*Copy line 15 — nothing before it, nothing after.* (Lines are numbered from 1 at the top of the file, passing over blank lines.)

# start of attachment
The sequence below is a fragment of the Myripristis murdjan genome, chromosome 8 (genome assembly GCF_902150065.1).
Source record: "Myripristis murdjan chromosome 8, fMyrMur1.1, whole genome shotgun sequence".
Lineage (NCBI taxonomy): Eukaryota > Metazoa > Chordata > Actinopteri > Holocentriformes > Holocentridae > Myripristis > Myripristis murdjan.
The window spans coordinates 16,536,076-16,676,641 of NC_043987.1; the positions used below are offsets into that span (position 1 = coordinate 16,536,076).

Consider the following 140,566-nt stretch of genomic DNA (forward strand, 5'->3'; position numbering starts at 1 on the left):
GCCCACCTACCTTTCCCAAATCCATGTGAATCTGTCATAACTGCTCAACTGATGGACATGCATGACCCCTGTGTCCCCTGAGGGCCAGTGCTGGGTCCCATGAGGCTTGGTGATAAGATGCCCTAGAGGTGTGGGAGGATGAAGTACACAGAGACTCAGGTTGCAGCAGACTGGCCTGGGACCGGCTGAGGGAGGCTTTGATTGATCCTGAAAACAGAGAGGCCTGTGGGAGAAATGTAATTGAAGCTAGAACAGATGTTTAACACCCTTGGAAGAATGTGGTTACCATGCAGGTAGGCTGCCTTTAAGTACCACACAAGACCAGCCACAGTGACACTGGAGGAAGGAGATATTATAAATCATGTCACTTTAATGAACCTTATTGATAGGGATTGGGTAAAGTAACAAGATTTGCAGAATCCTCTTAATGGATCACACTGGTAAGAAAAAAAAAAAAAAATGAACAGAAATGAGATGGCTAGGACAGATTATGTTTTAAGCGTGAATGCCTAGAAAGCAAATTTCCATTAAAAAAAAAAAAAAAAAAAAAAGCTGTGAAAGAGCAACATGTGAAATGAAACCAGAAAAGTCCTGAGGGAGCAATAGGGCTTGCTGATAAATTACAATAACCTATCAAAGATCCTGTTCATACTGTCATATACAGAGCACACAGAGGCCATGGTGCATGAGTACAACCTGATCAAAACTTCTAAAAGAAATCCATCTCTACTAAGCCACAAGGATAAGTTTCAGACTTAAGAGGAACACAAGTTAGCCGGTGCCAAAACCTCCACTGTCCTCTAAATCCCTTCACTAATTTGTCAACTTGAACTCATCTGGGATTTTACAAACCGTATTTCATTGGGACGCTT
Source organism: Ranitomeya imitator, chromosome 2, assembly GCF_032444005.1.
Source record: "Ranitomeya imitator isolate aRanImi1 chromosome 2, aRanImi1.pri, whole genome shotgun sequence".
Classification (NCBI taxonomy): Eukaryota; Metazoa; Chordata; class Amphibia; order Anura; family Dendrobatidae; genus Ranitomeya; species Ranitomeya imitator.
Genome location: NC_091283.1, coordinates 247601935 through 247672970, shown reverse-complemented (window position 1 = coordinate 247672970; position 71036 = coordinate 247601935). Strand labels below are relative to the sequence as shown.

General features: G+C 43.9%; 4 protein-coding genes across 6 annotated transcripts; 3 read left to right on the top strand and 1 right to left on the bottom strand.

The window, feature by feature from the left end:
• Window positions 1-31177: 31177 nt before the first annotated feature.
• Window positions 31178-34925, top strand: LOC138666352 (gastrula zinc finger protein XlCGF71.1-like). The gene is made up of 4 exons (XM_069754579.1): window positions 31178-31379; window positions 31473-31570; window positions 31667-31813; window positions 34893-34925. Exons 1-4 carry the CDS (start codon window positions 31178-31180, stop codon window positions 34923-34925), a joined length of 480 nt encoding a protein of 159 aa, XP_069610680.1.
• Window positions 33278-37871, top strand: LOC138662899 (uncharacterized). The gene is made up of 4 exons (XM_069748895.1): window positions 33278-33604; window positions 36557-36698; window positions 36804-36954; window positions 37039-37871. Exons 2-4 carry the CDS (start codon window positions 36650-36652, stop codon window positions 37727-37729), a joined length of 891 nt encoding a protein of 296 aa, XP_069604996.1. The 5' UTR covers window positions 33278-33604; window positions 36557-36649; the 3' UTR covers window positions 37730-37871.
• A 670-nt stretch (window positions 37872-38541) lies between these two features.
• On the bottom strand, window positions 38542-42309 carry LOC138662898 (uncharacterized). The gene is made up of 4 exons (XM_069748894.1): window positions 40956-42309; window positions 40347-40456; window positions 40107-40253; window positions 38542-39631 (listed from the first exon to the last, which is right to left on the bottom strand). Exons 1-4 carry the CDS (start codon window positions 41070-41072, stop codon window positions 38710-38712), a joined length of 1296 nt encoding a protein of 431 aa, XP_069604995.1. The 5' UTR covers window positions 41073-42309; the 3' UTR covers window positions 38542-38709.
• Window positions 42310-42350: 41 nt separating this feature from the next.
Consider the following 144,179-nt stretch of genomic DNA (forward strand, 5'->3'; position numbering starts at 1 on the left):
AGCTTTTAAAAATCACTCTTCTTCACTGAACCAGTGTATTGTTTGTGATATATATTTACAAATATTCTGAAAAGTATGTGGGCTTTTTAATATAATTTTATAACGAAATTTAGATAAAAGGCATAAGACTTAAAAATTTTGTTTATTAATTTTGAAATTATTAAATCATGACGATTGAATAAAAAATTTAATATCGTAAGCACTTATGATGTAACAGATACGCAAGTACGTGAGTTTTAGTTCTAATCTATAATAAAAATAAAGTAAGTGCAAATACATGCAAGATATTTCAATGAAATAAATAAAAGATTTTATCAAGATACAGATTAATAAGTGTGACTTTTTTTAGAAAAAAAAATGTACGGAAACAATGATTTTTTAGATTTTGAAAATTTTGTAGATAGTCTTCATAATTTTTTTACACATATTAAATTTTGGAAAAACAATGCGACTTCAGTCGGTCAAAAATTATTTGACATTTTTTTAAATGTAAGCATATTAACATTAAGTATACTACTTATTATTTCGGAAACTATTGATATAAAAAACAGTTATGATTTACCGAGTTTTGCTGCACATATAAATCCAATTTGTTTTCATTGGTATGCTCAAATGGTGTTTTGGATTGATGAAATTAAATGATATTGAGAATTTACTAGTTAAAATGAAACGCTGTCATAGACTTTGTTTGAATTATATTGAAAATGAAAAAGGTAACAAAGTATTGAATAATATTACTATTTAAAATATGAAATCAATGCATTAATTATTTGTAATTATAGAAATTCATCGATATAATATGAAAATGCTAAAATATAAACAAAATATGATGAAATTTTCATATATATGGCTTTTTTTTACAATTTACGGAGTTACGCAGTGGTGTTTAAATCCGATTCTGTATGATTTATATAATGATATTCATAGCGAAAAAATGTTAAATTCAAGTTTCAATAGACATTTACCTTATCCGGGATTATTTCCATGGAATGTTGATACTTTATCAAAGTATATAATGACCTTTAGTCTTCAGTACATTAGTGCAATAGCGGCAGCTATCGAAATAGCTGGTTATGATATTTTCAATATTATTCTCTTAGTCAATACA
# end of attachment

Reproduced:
• Window positions 33278-37871, top strand: LOC138662899 (uncharacterized). The gene is made up of 4 exons (XM_069748895.1): window positions 33278-33604; window positions 36557-36698; window positions 36804-36954; window positions 37039-37871. Exons 2-4 carry the CDS (start codon window positions 36650-36652, stop codon window positions 37727-37729), a joined length of 891 nt encoding a protein of 296 aa, XP_069604996.1. The 5' UTR covers window positions 33278-33604; window positions 36557-36649; the 3' UTR covers window positions 37730-37871.